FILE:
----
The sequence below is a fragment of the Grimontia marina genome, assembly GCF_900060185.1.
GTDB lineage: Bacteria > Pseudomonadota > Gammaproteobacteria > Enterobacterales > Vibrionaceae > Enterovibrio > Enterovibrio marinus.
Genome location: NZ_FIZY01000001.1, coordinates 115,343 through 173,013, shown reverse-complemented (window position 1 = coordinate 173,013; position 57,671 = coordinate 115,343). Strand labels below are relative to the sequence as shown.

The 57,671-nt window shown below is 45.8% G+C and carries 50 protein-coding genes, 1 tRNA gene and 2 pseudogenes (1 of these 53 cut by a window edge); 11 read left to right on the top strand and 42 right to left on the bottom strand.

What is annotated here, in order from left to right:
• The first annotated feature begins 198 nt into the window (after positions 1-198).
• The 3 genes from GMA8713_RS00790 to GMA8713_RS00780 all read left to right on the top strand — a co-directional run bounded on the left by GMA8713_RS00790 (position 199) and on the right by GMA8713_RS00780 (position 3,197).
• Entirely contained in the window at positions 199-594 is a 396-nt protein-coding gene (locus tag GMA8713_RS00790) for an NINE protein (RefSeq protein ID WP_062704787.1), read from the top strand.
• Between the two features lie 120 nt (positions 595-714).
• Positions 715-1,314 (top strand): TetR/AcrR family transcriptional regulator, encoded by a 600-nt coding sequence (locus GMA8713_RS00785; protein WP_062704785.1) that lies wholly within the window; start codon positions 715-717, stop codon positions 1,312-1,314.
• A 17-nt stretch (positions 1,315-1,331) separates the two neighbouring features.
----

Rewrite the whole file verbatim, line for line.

The sequence below is a fragment of the Grimontia marina genome, assembly GCF_900060185.1.
GTDB lineage: Bacteria > Pseudomonadota > Gammaproteobacteria > Enterobacterales > Vibrionaceae > Enterovibrio > Enterovibrio marinus.
Genome location: NZ_FIZY01000001.1, coordinates 115,343 through 173,013, shown reverse-complemented (window position 1 = coordinate 173,013; position 57,671 = coordinate 115,343). Strand labels below are relative to the sequence as shown.

The 57,671-nt window shown below is 45.8% G+C and carries 50 protein-coding genes, 1 tRNA gene and 2 pseudogenes (1 of these 53 cut by a window edge); 11 read left to right on the top strand and 42 right to left on the bottom strand.

What is annotated here, in order from left to right:
• The first annotated feature begins 198 nt into the window (after positions 1-198).
• The 3 genes from GMA8713_RS00790 to GMA8713_RS00780 all read left to right on the top strand — a co-directional run bounded on the left by GMA8713_RS00790 (position 199) and on the right by GMA8713_RS00780 (position 3,197).
• Entirely contained in the window at positions 199-594 is a 396-nt protein-coding gene (locus tag GMA8713_RS00790) for an NINE protein (RefSeq protein ID WP_062704787.1), read from the top strand.
• Between the two features lie 120 nt (positions 595-714).
• Positions 715-1,314 (top strand): TetR/AcrR family transcriptional regulator, encoded by a 600-nt coding sequence (locus GMA8713_RS00785; protein WP_062704785.1) that lies wholly within the window; start codon positions 715-717, stop codon positions 1,312-1,314.
• A 17-nt stretch (positions 1,315-1,331) separates the two neighbouring features.